Where do the displaced live?

The majority of Iraq’s displaced people do not live in camps. Most are staying with family or friends, in rented accommodation, or in makeshift shelters.

Hilary Stauffer, head of reporting, policy, and strategy in Iraq for the UN’s emergency aid coordination body, OCHA, said displaced people who do not live in camps “may not be served by aid at all, or only infrequently, [as] aid agencies reduce their footprint in Iraq”. 

Stauffer added that these people have to get by in other ways: through casual labour, relying on the generosity of host communities, or through what the aid world calls “negative coping strategies”, like reducing the number of meals a family eats in a day. 

For the 500,000 people who remain in camps, the structures set up to support them are rapidly aging. Tents meant to last six months have been in use for years. Fire- and water-proofing on many of them has begun to deteriorate, leaving people exposed to the elements.

Heavy rain last November and December flooded some camps in the north, forcing thousands of people to temporarily evacuate, only to return to damp and damaged tents. In a March update, OCHA said 89,650 people in the camps that flooded last year, Qayyarah and Jeddah 1-6, were still living in old tents issued in 2016. Some 23,150 tents were needed to replace the old ones, a process OCHA’s Stauffer said is ongoing.

What about healthcare?

The tents are just one example of how needs have shifted as Iraq tries to rebuild. Across the country, aid agencies are filling in the gaps of a healthcare system that was already stretched by brain drain and hard hit by conflict. Iraqis with medical training have been leaving the country at least since the US-led invasion in 2003, if not before.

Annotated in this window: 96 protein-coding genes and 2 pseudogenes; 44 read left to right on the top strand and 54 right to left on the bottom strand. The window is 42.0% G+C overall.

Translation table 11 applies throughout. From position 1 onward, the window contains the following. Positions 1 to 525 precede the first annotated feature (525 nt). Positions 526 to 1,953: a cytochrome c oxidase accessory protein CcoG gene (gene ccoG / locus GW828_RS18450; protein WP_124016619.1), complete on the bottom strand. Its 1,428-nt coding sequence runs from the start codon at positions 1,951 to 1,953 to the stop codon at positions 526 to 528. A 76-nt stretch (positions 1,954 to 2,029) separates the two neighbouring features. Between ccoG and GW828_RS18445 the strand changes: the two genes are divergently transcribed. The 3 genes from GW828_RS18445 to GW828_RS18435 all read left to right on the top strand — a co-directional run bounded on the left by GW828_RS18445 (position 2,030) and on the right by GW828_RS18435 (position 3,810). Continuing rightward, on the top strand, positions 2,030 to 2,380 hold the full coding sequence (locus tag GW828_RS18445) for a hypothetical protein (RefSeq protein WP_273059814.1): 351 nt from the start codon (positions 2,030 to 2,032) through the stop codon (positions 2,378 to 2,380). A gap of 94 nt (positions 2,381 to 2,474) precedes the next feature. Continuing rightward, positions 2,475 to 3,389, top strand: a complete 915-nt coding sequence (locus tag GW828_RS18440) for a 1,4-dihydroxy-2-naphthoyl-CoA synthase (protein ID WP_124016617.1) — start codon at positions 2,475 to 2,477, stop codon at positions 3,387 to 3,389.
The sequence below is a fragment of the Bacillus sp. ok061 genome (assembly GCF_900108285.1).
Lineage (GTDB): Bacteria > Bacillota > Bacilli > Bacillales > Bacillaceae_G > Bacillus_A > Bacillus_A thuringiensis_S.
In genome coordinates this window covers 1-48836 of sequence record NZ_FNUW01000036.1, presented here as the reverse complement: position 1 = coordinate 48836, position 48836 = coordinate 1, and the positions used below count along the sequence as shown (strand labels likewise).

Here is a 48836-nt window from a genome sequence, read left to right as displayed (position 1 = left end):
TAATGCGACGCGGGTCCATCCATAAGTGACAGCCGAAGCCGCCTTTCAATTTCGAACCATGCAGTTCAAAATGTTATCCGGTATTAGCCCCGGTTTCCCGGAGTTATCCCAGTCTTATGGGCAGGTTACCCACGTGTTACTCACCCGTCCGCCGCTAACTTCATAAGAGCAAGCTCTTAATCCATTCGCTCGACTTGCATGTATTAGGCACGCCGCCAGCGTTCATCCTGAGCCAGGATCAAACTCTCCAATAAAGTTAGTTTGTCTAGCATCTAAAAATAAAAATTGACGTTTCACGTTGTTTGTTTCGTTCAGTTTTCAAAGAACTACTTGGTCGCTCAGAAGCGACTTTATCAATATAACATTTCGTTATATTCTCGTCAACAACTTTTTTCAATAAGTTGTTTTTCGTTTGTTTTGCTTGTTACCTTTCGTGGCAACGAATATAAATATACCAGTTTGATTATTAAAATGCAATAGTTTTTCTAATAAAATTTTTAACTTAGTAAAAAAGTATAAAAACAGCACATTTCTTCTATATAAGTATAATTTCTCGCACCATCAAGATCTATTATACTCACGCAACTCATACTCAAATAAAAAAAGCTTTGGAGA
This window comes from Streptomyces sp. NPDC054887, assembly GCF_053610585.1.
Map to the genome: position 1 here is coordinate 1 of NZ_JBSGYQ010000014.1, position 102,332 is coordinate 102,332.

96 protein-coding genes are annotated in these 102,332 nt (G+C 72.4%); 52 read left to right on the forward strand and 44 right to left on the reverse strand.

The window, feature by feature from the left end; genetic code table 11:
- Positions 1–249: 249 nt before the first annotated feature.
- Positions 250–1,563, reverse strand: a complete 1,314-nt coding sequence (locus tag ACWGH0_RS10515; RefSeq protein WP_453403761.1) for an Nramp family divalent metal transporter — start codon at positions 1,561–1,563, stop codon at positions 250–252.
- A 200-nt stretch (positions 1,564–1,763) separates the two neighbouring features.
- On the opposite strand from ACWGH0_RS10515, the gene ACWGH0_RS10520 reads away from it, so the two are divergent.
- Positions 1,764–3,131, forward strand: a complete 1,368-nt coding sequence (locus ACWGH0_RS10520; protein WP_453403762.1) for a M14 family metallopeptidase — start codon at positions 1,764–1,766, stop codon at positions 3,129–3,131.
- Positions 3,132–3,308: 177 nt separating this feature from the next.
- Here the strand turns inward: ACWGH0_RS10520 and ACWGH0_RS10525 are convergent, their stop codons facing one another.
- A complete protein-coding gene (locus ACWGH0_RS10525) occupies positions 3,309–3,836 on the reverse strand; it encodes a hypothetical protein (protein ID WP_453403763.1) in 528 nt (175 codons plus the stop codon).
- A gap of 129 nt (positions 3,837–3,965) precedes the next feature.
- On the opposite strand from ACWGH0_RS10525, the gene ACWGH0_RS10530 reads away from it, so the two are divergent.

In a city like Mosul, aid workers have pivoted from treating injuries from unexploded ordnance and collapsed buildings to dealing with the healthcare needs that any population has: obstetrics and gynaecology, emergency medicine, paediatrics, and chronic conditions like diabetes and high blood pressure.

“There are day-to-day needs that are unmet because the destruction of the healthcare system is so severe,” said Karel Hendricks, head of mission in Iraq for the medical charity Médecins Sans Frontières. “This severely impacts the capacity to cope with the needs of citizens, both [those] returning and those who stayed behind.”

Hendricks said one glaring need “very much related to the conflict” is mental healthcare.

Why aren’t more people going back home?

The reasons people aren’t going home, or are going home and then leaving again, are varied.

Families with real or perceived ties to IS are often unable to get security clearance without renouncing their relatives or securing the intervention of a local leader to facilitate some sort of reconciliation. This process is scattershot, and some people say even if they get permission from authorities to go back, they fear retaliatory violence.

Tom Peyre-Costa, spokesman for the Norweigan Refugee Council In Iraq, says going home has now become hard for everyone still displaced. “There are just so many barriers to returns right now that even though it is difficult [for those considered to be affiliated with IS], the non-affiliated people don’t have much more chance to return right now either.”